As caste divides fade, a fresh crop of writers is emerging. By Andrew Buncombe in Delhi
ajay navaria, a writer of novels and short stories, cannot help but laugh as he reflects on the nature of his "other" job teaching Hindu ethics and scripture at a leading university in Delhi. The 39- year-old is a Dalit, a so-called "untouchable", and little more than a generation ago, for him to have even been discussing Hindu texts would have been an offence that could have cost him his life. The fact that he now teaches them brings a smile to his face.
"Fifty years ago it would have been a crime. I think about this and think that if I had touched those scriptures I would have been killed," he says, perched in a booth in a decaying coffee house in Delhi's once grand Connaught Place. "But democracy has given me power. It has given power to the depressed classes and helped to make a more modern society."
In his own way, Navaria is at the spearhead of a quiet cultural revolution sweeping India's literary establishment. Having long been confined to writing only in their own, local languages and largely ignored by the literary mainstream, Dalit authors are now being swooped on by some of the country's biggest publishers, such as Radhakrishna Prakashan which is translating their work into Hindi, the lingua franca of northern India and beyond.
Novelists, poets and writers of short stories are receiving both exposure and opportunity in the market-place that they have never before received. There are Dalit magazines, Dalit literary forums (there are two competing groups in Delhi alone) and Dalit workshops. And as further proof of the rising importance and clout of "Dalit lit", Mr Navaria was this year a guest at the influential Jaipur literary festival, an annual gathering and networker's paradise of Indian and international air-kissing types.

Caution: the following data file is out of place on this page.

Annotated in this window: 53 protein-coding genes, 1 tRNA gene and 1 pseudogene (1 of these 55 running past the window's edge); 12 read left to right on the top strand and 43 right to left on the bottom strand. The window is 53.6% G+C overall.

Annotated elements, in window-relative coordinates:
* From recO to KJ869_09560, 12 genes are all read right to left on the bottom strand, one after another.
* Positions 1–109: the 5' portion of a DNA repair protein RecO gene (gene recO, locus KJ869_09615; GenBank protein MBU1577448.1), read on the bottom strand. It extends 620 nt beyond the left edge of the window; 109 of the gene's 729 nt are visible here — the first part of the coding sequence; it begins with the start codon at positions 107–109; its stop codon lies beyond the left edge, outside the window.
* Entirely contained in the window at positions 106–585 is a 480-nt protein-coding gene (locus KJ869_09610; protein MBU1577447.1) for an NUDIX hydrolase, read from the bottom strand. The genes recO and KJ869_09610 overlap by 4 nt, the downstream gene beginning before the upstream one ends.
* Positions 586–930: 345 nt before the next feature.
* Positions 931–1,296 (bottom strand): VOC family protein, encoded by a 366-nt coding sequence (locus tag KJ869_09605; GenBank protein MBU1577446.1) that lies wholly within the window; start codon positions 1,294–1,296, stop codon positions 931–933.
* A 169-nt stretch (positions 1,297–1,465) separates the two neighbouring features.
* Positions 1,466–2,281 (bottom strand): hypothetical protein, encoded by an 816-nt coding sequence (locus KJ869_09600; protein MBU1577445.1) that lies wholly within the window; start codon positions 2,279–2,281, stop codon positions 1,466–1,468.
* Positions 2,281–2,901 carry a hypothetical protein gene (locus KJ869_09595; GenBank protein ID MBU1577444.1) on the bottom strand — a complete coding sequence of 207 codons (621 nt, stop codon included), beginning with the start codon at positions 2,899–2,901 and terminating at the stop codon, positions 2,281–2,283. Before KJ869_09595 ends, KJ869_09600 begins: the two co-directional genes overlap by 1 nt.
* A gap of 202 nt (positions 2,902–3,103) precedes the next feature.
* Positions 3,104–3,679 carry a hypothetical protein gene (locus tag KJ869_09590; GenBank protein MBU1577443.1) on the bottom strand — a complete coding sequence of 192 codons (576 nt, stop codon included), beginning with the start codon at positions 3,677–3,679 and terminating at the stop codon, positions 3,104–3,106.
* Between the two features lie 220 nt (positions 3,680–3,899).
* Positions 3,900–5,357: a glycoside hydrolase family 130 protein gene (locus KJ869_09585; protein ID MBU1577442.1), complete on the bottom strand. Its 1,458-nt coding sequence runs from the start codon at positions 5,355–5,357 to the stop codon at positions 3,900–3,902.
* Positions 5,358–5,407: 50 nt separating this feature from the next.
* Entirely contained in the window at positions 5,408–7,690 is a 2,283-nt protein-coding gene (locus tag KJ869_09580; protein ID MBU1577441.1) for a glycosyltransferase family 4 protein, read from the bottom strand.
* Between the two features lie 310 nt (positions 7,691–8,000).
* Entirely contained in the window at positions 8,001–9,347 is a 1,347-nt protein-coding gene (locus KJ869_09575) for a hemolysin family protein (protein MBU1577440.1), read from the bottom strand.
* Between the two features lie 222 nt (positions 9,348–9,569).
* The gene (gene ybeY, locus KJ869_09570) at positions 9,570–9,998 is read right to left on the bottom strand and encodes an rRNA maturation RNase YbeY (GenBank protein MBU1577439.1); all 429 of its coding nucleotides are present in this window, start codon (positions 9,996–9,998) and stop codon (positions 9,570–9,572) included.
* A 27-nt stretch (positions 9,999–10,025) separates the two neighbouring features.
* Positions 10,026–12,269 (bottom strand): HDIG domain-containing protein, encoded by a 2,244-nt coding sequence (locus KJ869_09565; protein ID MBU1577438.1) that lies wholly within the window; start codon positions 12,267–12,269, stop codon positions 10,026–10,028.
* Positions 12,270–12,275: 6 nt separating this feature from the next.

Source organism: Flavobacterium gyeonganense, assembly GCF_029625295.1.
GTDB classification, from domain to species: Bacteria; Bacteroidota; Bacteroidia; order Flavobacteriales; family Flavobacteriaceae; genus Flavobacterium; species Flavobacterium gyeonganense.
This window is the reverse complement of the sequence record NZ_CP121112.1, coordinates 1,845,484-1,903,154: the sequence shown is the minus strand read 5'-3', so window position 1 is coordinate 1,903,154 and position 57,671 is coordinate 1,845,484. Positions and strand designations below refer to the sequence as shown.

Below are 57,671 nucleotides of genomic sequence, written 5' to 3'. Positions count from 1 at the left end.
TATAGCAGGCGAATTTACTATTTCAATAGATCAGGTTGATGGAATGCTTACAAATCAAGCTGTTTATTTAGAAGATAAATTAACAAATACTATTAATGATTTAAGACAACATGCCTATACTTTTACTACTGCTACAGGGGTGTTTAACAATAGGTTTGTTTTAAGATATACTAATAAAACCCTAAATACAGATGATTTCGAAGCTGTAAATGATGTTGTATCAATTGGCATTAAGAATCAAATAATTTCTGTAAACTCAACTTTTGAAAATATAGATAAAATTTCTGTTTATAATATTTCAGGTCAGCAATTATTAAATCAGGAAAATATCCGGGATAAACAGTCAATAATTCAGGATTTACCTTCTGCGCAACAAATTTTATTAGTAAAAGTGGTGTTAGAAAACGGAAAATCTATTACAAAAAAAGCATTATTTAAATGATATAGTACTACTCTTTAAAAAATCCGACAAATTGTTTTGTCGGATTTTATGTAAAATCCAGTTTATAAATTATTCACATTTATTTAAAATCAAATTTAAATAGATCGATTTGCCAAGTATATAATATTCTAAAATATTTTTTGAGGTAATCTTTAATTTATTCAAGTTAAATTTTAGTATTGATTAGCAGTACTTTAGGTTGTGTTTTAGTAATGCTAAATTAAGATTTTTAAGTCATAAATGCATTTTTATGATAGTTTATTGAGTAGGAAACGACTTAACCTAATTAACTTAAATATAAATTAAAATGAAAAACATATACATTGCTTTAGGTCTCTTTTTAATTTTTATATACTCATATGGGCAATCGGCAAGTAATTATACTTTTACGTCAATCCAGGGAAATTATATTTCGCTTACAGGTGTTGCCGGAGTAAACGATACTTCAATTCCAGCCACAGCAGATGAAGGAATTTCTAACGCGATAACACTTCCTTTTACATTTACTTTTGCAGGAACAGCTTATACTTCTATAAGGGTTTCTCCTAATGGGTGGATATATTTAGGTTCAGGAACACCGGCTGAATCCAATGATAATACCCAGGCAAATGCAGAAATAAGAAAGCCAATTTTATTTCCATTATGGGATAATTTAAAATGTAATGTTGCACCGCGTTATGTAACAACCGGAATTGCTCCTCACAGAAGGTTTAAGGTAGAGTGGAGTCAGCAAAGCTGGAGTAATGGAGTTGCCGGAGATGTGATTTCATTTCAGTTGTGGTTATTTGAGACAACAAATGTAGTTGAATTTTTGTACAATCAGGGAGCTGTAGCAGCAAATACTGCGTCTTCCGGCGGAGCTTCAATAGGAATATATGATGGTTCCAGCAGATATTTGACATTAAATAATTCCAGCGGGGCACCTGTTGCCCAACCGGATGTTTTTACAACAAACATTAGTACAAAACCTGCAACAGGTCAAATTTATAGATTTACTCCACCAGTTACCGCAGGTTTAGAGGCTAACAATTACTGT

Indian society can sometimes seem harsh or even brutal. Nowhere is this more evident than in its caste system, a centuries-old hierarchy of categorisation based on ancient Hindu teachings that groups people into one of four main castes (and thousands of sub- castes). Traditionally, the caste someone belonged to decided where they would live, what job they would do and even what they would eat. People outside of these groups were considered unclean and not true Hindus, fit only for tasks such as cleaning toilets, making leather and sweeping the roads.
Dalits have suffered centuries of abuse and even today, despite legislation to protect them and an increasingly urbanised society, they are still the victims of widespread prejudice, discrimination and violence. A recent report by the Tamil Nadu Untouchability Eradication Front, a coalition of human rights groups in southern India, revealed a bewildering degree of discrimination, both in scale and form.
Among the various abuses detailed by the authors of the report, Dalits were not allowed to use a mobile phone in the presence of upper-caste people. They were also prevented from having their clothes washed, permitted only to drink tea from coconut shells while squatting on the floor, barred from entering temples, forced to eat faeces, raped and burned alive.
Yet Dalits total more than 150 million people - around 20 per cent of India's population - and the realisation has slowly come that with such critical mass, this community could have considerable leverage. In India's largest state, Uttar Pradesh, low-caste voters have on three occasions elected a Dalit chief minister, Mayawati Kumari.
The size of the population has also been a factor in the emergence of Dalit literature as publishers have woken up to the potentially massive market. As Navaria says: "They are doing their business, they are not missionaries. If they get a profit, they will do it. If they do not, then they won't."
A key figure in the emergence of low-caste writing is Ramnika Gupta. …